Why Are They Acting Like I'm Guilty?

  • 06
  • August
    2018

In criminal defense the right to be presumed innocent is one of the most important constitutional rights an accused person has against the power of the government. It is one of the things that sets our country apart from places Like China, the Middle East, or even the European Union. But one of the most misunderstood aspects of this sacred right that this is a right that an accused is afforded in a jury trial. In other words, once there are twelve peers sworn to uphold the law and follow the rules, you are presumed innocent. But until then, everyone, most especially the police will presume you are guilty and treat you as such.

Most, but not all district attorneys, have this same attitude too. This is the reason why it's usually not an effective approach to go in and explain why you have been wrongly charged or tell "your side of the story." Once you find yourself on the other side of a criminal accusation, it's probably too late. Everyone in the system almost automatically assumes you are guilty and just trying to explain your way out of trouble. They do not have an open mind to listen and by trying to give such an explanation you are confirming their perception that you are guilty.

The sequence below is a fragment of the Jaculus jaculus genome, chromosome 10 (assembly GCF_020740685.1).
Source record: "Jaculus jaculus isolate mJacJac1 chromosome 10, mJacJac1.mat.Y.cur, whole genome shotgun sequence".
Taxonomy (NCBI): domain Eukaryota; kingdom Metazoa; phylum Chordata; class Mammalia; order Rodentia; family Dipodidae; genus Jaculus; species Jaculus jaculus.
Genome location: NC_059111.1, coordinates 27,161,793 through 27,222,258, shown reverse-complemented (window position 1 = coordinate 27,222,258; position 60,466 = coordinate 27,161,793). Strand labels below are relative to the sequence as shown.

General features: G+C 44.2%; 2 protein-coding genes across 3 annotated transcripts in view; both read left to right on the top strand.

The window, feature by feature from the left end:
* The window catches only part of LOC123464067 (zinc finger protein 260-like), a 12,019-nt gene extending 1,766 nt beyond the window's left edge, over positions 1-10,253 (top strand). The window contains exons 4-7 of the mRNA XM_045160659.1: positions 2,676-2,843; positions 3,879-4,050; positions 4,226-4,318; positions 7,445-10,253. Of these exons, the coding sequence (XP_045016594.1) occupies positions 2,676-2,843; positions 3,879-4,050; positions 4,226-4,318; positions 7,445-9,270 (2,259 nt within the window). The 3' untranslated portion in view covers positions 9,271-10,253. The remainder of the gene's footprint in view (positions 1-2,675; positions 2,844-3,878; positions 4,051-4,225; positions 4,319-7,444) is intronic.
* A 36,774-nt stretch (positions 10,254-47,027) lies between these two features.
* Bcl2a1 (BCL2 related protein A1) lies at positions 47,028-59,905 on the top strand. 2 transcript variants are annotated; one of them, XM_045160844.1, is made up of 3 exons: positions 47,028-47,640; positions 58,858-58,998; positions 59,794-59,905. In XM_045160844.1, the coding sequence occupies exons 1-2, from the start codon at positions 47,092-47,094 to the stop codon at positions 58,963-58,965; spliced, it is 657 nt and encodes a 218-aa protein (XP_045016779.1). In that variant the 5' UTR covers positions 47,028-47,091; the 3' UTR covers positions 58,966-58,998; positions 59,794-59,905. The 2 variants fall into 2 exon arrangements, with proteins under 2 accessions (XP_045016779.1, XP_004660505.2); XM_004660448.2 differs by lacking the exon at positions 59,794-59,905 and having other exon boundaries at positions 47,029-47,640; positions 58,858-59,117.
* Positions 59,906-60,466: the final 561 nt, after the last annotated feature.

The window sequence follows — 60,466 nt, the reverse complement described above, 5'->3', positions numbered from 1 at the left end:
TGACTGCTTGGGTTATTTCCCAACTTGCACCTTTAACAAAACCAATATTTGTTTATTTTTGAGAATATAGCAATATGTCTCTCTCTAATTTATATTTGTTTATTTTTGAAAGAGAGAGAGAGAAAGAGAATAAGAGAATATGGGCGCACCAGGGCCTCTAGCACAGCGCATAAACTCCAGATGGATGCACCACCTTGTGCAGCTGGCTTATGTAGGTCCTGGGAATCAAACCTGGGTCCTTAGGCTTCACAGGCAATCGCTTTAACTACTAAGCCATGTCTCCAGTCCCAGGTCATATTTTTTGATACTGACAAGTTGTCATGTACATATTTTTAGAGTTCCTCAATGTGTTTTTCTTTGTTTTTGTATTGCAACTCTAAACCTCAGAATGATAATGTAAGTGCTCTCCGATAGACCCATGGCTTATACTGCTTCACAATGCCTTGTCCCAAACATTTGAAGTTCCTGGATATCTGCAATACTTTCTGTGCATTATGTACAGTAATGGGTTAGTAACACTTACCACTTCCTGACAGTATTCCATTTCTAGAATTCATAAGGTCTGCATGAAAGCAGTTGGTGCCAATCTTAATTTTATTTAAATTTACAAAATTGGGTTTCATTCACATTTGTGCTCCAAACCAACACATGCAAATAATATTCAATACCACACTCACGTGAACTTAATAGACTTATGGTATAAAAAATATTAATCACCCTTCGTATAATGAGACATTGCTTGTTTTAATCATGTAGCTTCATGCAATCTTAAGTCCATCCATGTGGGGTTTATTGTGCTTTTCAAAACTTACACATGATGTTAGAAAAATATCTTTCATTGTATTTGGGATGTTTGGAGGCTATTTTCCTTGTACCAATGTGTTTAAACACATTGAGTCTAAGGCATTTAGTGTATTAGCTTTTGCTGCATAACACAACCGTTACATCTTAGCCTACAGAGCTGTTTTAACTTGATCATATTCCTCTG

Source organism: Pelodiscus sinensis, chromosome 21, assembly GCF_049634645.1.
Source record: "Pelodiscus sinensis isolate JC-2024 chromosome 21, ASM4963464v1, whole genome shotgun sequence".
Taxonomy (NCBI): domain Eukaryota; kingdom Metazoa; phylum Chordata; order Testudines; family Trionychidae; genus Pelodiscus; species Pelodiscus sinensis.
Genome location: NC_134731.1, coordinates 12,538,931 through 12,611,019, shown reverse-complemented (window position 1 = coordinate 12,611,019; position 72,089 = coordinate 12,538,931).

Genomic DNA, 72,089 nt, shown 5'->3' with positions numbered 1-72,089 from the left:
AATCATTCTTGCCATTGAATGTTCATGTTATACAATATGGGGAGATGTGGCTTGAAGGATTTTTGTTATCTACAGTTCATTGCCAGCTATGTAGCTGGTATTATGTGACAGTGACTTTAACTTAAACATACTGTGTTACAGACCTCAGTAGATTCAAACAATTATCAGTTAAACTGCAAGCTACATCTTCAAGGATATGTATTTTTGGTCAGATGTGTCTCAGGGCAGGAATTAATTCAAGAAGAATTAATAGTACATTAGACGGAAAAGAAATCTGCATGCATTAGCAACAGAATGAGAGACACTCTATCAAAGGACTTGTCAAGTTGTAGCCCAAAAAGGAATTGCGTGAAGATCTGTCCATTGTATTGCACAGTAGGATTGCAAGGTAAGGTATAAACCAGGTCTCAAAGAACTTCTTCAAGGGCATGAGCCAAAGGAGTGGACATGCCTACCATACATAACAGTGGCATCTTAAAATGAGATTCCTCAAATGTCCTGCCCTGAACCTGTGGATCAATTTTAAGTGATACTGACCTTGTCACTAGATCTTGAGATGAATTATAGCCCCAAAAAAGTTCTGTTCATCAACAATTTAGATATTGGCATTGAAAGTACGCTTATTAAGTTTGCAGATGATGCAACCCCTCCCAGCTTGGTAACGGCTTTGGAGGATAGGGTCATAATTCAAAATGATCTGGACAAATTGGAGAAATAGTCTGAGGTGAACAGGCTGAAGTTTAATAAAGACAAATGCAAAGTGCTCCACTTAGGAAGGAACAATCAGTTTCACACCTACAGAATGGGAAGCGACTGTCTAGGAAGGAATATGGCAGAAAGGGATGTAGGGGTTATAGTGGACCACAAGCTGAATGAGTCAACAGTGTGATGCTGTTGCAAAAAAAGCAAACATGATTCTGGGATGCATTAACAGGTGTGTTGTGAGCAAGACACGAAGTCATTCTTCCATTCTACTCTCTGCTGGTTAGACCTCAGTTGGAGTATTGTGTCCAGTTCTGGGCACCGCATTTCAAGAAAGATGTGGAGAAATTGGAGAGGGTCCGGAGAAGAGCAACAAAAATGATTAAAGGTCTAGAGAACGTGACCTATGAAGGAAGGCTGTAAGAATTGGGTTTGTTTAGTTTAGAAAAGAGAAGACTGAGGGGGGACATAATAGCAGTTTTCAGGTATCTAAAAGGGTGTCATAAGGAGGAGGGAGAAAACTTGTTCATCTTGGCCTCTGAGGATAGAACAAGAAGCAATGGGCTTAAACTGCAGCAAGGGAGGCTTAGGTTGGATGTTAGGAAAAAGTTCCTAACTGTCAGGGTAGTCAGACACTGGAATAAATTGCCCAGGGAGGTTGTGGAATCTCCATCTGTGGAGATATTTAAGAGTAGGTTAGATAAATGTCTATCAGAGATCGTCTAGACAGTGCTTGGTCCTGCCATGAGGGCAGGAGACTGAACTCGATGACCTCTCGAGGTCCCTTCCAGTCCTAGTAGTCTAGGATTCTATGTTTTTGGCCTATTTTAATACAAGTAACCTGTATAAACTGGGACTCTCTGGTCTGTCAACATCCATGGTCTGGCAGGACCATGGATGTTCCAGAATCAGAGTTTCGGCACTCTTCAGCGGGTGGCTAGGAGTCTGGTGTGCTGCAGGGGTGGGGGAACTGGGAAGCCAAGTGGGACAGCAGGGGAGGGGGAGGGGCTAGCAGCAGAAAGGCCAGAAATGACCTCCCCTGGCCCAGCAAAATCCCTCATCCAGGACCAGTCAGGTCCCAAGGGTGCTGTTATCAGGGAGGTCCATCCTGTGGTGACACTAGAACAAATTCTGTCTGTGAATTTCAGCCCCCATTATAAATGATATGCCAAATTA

Man in Boulder motel arrested after campus complaints

  • 19
  • December
    2014

Colorado defendants have good reasons not to want a criminal record involving a sex offense. Defendants have been accused of sexual misconduct over simple misunderstandings. A conviction may include long-term repercussions.

A 28-year-old man was arrested at a Boulder motel recently, after police responded to reports from several women complaining of harassment and attempted sexual contact. The alleged incidents occurred on and near the University of Colorado Boulder campus. Two encounters apparently occurred on the same day, about 10 minutes apart.